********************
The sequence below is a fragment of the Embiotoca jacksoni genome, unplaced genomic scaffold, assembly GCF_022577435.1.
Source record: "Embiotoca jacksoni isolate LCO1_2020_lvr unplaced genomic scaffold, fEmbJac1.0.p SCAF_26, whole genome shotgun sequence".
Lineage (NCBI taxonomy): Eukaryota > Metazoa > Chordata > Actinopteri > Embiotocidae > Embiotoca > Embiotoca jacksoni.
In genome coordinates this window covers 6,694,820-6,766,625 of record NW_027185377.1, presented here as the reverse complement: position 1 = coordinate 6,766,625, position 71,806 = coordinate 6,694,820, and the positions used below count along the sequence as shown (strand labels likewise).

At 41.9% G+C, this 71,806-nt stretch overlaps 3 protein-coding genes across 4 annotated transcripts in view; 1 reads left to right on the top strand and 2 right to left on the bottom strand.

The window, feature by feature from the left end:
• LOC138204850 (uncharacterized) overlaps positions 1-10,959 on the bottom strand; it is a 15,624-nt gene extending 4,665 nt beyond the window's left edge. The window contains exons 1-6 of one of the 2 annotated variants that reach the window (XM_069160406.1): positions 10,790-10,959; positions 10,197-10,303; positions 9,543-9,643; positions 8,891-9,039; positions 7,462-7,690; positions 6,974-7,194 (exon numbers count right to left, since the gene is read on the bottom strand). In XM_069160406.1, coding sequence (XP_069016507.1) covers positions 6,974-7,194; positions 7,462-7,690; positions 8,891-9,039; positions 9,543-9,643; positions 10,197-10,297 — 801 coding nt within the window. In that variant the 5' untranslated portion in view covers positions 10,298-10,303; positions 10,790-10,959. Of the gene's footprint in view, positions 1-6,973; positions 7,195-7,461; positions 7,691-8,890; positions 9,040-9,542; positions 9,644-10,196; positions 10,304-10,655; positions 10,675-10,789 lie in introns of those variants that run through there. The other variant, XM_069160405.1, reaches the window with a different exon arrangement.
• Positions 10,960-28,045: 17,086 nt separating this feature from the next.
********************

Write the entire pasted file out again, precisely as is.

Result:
The sequence below is a fragment of the Embiotoca jacksoni genome, unplaced genomic scaffold, assembly GCF_022577435.1.
Source record: "Embiotoca jacksoni isolate LCO1_2020_lvr unplaced genomic scaffold, fEmbJac1.0.p SCAF_26, whole genome shotgun sequence".
Lineage (NCBI taxonomy): Eukaryota > Metazoa > Chordata > Actinopteri > Embiotocidae > Embiotoca > Embiotoca jacksoni.
In genome coordinates this window covers 6,694,820-6,766,625 of record NW_027185377.1, presented here as the reverse complement: position 1 = coordinate 6,766,625, position 71,806 = coordinate 6,694,820, and the positions used below count along the sequence as shown (strand labels likewise).

At 41.9% G+C, this 71,806-nt stretch overlaps 3 protein-coding genes across 4 annotated transcripts in view; 1 reads left to right on the top strand and 2 right to left on the bottom strand.

The window, feature by feature from the left end:
• LOC138204850 (uncharacterized) overlaps positions 1-10,959 on the bottom strand; it is a 15,624-nt gene extending 4,665 nt beyond the window's left edge. The window contains exons 1-6 of one of the 2 annotated variants that reach the window (XM_069160406.1): positions 10,790-10,959; positions 10,197-10,303; positions 9,543-9,643; positions 8,891-9,039; positions 7,462-7,690; positions 6,974-7,194 (exon numbers count right to left, since the gene is read on the bottom strand). In XM_069160406.1, coding sequence (XP_069016507.1) covers positions 6,974-7,194; positions 7,462-7,690; positions 8,891-9,039; positions 9,543-9,643; positions 10,197-10,297 — 801 coding nt within the window. In that variant the 5' untranslated portion in view covers positions 10,298-10,303; positions 10,790-10,959. Of the gene's footprint in view, positions 1-6,973; positions 7,195-7,461; positions 7,691-8,890; positions 9,040-9,542; positions 9,644-10,196; positions 10,304-10,655; positions 10,675-10,789 lie in introns of those variants that run through there. The other variant, XM_069160405.1, reaches the window with a different exon arrangement.
• Positions 10,960-28,045: 17,086 nt separating this feature from the next.